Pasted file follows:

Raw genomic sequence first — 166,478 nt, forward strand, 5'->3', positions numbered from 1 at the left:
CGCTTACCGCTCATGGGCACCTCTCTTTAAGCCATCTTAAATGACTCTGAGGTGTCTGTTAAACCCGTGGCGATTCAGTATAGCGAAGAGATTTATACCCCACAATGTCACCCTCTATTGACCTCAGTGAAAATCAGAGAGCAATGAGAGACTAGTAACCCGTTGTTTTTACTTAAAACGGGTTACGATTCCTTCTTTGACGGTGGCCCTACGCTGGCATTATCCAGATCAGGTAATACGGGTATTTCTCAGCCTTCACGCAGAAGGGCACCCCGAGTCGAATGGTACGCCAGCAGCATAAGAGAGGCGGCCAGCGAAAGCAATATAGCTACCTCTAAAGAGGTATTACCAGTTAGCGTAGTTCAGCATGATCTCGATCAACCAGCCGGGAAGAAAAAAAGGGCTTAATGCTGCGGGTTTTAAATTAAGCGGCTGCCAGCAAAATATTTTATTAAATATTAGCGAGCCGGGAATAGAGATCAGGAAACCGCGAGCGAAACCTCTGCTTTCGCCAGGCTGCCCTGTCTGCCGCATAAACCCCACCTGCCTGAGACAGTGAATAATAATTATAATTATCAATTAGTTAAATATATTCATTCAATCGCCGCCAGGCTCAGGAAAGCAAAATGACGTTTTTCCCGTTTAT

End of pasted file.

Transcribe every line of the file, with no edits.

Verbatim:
Raw genomic sequence first — 166,478 nt, forward strand, 5'->3', positions numbered from 1 at the left:
CGCTTACCGCTCATGGGCACCTCTCTTTAAGCCATCTTAAATGACTCTGAGGTGTCTGTTAAACCCGTGGCGATTCAGTATAGCGAAGAGATTTATACCCCACAATGTCACCCTCTATTGACCTCAGTGAAAATCAGAGAGCAATGAGAGACTAGTAACCCGTTGTTTTTACTTAAAACGGGTTACGATTCCTTCTTTGACGGTGGCCCTACGCTGGCATTATCCAGATCAGGTAATACGGGTATTTCTCAGCCTTCACGCAGAAGGGCACCCCGAGTCGAATGGTACGCCAGCAGCATAAGAGAGGCGGCCAGCGAAAGCAATATAGCTACCTCTAAAGAGGTATTACCAGTTAGCGTAGTTCAGCATGATCTCGATCAACCAGCCGGGAAGAAAAAAAGGGCTTAATGCTGCGGGTTTTAAATTAAGCGGCTGCCAGCAAAATATTTTATTAAATATTAGCGAGCCGGGAATAGAGATCAGGAAACCGCGAGCGAAACCTCTGCTTTCGCCAGGCTGCCCTGTCTGCCGCATAAACCCCACCTGCCTGAGACAGTGAATAATAATTATAATTATCAATTAGTTAAATATATTCATTCAATCGCCGCCAGGCTCAGGAAAGCAAAATGACGTTTTTCCCGTTTAT